Chlebowski, RT, Anderson, GL, Gass, M, Lane, DS, Aragaki, AK, Kuller, LH, Manson, JE, Stefanick, ML, Ockene, J, Sarto, GE, Johnson, KC, Wactawski-Wende, J, Ravdin, PM, Schenken, R, Hendrix, SL, Rajkovic, A, Rohan, TE, Yasmeen, S & Prentice, RL 2010, 'Estrogen plus progestin and breast cancer incidence and mortality in postmenopausal women', JAMA - Journal of the American Medical Association, vol. 304, no. 15, pp. 1684-1692. https://doi.org/10.1001/jama.2010.1500
Chlebowski, Rowan T. ; Anderson, Garnet L. ; Gass, Margery ; Lane, Dorothy S. ; Aragaki, Aaron K. ; Kuller, Lewis H. ; Manson, JoAnn E. ; Stefanick, Marcia L. ; Ockene, Judith ; Sarto, Gloria E. ; Johnson, Karen C. ; Wactawski-Wende, Jean ; Ravdin, Peter M. ; Schenken, Robert ; Hendrix, Susan L. ; Rajkovic, Aleksandar ; Rohan, Thomas E. ; Yasmeen, Shagufta ; Prentice, Ross L. / Estrogen plus progestin and breast cancer incidence and mortality in postmenopausal women. In: JAMA - Journal of the American Medical Association. 2010 ; Vol. 304, No. 15. pp. 1684-1692.
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abstract = "Context: In the Women's Health Initiative randomized, placebo-controlled trial of estrogen plus progestin, after a mean intervention time of 5.6 (SD, 1.3) years (range, 3.7-8.6 years) and a mean follow-up of 7.9 (SD, 1.4) years, breast cancer incidence was increased among women who received combined hormone therapy. Breast cancer mortality among participants in the trial has not been previously reported. Objective: To determine the effects of therapy with estrogen plus progestin on cumulative breast cancer incidence and mortality after a total mean follow-up of 11.0 (SD, 2.7) years, through August 14, 2009. Design, Setting, and Participants: A total of 16 608 postmenopausal women aged 50 to 79 years with no prior hysterectomy from 40 US clinical centers were randomly assigned to receive combined conjugated equine estrogens, 0.625 mg/d, plus medroxyprogesterone acetate, 2.5 mg/d, or placebo pill. After the original trial completion date (March 31, 2005), reconsent was required for continued follow-up for breast cancer incidence and was obtained from 12 788 (83{\%}) of the surviving participants. Main Outcome Measures: Invasive breast cancer incidence and breast cancer mortality. Results: In intention-to-treat analyses including all randomized participants and censoring those not consenting to additional follow-up on March 31, 2005, estrogen plus progestin was associated with more invasive breast cancers compared with placebo (385 cases [0.42{\%} per year] vs 293 cases [0.34{\%} per year]; hazard ratio [HR], 1.25;95{\%} confidence interval [CI], 1.07-1.46; P=.004). Breast cancers in the estrogen-plus-progestin group were similar in histology and grade to breast cancers in the placebo group but were more likely to be node-positive (81 [23.7{\%}] vs43[16.2{\%}], respectively;HR,1. 78;95{\%}CI, 1.23-2.58; P=.03). There were more deaths directly attributed to breast cancer (25 deaths [0.03{\%} per year] vs 12 deaths [0.01{\%} per year]; HR, 1.96;95{\%}CI, 1.00-4.04; P=.049) as well as more deaths from all causes occurring after a breast cancer diagnosis (51 deaths [0.05{\%} per year] vs 31 deaths [0.03{\%} per year]; HR, 1.57; 95{\%} CI, 1.01-2.48; P=.045) among women who received estrogen plus progestin compared with women in the placebo group. Conclusions: Estrogen plus progestin was associated with greater breast cancer incidence, and the cancers are more commonly node-positive. Breast cancer mortality also appears to be increased with combined use of estrogen plus progestin. Trial Registration clinicaltrials.gov Identifier: NCT00000611.",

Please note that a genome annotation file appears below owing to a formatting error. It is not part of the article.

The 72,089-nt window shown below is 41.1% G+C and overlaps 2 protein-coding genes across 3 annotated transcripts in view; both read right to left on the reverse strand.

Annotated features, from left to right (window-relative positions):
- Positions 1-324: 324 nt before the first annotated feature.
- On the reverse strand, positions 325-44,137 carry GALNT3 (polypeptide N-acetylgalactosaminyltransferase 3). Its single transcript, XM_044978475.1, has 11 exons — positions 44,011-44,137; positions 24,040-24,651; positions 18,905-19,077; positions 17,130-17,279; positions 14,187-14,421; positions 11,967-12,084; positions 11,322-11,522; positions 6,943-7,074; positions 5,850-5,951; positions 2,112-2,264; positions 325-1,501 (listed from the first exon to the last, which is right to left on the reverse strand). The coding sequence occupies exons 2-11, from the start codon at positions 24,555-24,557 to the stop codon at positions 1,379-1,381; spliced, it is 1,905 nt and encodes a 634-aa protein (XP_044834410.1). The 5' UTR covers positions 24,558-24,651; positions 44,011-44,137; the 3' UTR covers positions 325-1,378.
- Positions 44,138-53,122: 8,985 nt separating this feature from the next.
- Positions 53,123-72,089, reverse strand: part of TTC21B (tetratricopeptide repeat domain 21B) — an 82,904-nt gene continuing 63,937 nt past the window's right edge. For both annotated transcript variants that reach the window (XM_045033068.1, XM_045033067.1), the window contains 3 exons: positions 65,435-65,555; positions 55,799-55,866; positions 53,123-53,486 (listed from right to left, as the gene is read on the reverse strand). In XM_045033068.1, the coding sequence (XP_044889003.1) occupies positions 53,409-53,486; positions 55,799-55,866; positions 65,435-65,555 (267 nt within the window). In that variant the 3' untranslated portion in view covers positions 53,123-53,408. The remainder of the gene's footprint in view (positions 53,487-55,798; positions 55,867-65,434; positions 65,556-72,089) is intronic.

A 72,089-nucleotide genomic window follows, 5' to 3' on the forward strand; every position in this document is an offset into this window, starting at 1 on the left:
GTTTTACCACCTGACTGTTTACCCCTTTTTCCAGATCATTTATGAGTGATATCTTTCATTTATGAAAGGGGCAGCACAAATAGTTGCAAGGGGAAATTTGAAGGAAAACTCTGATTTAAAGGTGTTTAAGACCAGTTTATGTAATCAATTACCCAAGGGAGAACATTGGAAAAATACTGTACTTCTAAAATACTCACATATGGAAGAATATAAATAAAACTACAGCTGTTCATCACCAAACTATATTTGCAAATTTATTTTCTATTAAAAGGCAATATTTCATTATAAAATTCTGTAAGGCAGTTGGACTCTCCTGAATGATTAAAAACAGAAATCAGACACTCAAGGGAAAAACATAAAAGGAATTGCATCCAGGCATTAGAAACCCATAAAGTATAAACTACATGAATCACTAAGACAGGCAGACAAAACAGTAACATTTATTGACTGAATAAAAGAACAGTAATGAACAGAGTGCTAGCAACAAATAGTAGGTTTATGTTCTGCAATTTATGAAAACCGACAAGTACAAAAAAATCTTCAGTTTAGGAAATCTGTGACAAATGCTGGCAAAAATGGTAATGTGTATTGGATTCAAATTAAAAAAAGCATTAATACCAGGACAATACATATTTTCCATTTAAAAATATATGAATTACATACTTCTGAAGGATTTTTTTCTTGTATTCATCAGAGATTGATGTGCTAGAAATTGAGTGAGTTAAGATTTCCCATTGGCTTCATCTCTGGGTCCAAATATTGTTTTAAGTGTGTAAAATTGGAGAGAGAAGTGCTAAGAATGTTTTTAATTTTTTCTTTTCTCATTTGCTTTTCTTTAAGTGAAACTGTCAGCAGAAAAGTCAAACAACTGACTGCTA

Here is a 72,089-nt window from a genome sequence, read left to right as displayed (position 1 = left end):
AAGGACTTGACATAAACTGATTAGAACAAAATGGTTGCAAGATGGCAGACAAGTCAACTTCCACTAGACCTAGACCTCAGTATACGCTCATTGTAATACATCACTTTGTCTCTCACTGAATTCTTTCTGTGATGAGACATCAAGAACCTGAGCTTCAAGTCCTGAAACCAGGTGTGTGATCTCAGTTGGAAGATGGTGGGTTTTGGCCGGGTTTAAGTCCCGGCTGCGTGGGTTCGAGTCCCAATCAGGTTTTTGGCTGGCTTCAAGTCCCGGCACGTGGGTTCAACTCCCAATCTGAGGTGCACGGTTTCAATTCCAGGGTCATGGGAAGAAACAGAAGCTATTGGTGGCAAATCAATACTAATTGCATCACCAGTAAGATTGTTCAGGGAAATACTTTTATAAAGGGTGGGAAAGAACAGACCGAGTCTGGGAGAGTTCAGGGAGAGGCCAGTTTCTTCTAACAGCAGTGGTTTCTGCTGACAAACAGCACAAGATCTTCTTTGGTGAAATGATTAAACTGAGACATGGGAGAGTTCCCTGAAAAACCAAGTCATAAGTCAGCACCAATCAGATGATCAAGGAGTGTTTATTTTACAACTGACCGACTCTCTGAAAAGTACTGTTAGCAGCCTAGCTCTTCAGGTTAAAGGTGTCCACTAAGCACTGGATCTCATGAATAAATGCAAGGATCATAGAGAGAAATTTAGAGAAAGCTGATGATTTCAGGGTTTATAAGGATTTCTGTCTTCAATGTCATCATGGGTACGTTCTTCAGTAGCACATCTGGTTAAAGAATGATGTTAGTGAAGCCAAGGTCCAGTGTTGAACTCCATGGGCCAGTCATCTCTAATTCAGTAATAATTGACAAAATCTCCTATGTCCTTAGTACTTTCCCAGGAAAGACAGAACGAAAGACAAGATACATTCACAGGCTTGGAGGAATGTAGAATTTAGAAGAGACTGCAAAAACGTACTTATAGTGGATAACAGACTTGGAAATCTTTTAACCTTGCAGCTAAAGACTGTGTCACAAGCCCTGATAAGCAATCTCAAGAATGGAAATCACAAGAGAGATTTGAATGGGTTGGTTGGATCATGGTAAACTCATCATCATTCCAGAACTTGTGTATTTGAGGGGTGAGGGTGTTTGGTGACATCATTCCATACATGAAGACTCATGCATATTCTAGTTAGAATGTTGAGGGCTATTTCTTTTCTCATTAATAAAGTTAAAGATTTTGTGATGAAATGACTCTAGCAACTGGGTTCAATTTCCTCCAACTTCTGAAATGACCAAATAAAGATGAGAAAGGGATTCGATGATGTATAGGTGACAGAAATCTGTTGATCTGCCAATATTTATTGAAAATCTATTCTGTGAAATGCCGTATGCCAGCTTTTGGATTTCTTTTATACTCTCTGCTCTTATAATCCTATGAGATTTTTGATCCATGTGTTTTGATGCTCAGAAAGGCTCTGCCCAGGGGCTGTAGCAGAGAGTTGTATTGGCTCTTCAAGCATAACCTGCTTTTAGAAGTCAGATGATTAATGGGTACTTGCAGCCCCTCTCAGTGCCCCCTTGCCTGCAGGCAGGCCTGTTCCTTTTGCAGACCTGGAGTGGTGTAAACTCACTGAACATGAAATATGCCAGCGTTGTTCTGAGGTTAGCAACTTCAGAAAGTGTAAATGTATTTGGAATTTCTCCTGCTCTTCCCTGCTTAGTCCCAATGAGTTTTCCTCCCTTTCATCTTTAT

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T1 - Estrogen plus progestin and breast cancer incidence and mortality in postmenopausal women

AU - Chlebowski, Rowan T.

AU - Anderson, Garnet L.

AU - Gass, Margery

AU - Lane, Dorothy S.

AU - Aragaki, Aaron K.

AU - Kuller, Lewis H.

AU - Manson, JoAnn E.

AU - Stefanick, Marcia L.

AU - Ockene, Judith

AU - Sarto, Gloria E.

AU - Johnson, Karen C.

AU - Wactawski-Wende, Jean

AU - Ravdin, Peter M.

AU - Schenken, Robert

AU - Hendrix, Susan L.

AU - Rajkovic, Aleksandar

AU - Rohan, Thomas E.

AU - Yasmeen, Shagufta

AU - Prentice, Ross L.

PY - 2010/10/20

Y1 - 2010/10/20